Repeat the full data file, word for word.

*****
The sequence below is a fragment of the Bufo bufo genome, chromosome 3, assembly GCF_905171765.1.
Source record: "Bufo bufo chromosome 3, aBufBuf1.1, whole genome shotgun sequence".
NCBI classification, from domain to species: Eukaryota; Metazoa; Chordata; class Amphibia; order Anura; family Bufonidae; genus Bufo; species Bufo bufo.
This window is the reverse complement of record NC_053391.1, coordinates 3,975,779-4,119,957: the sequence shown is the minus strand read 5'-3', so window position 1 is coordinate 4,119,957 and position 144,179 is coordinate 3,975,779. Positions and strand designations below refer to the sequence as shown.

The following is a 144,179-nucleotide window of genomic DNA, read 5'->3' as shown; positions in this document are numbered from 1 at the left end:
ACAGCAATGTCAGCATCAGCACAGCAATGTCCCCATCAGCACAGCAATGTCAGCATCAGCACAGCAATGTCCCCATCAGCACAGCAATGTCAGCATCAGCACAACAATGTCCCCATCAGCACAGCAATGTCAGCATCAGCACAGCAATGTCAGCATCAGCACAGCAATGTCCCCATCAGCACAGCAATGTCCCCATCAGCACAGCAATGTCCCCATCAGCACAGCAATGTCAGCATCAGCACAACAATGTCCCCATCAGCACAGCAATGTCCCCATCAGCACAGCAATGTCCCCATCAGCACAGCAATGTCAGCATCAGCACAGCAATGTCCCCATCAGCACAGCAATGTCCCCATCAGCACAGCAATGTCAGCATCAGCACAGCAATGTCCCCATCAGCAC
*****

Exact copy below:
The sequence below is a fragment of the Bufo bufo genome, chromosome 3, assembly GCF_905171765.1.
Source record: "Bufo bufo chromosome 3, aBufBuf1.1, whole genome shotgun sequence".
NCBI classification, from domain to species: Eukaryota; Metazoa; Chordata; class Amphibia; order Anura; family Bufonidae; genus Bufo; species Bufo bufo.
This window is the reverse complement of record NC_053391.1, coordinates 3,975,779-4,119,957: the sequence shown is the minus strand read 5'-3', so window position 1 is coordinate 4,119,957 and position 144,179 is coordinate 3,975,779. Positions and strand designations below refer to the sequence as shown.

The following is a 144,179-nucleotide window of genomic DNA, read 5'->3' as shown; positions in this document are numbered from 1 at the left end:
ACAGCAATGTCAGCATCAGCACAGCAATGTCCCCATCAGCACAGCAATGTCAGCATCAGCACAGCAATGTCCCCATCAGCACAGCAATGTCAGCATCAGCACAACAATGTCCCCATCAGCACAGCAATGTCAGCATCAGCACAGCAATGTCAGCATCAGCACAGCAATGTCCCCATCAGCACAGCAATGTCCCCATCAGCACAGCAATGTCCCCATCAGCACAGCAATGTCAGCATCAGCACAACAATGTCCCCATCAGCACAGCAATGTCCCCATCAGCACAGCAATGTCCCCATCAGCACAGCAATGTCAGCATCAGCACAGCAATGTCCCCATCAGCACAGCAATGTCCCCATCAGCACAGCAATGTCAGCATCAGCACAGCAATGTCCCCATCAGCAC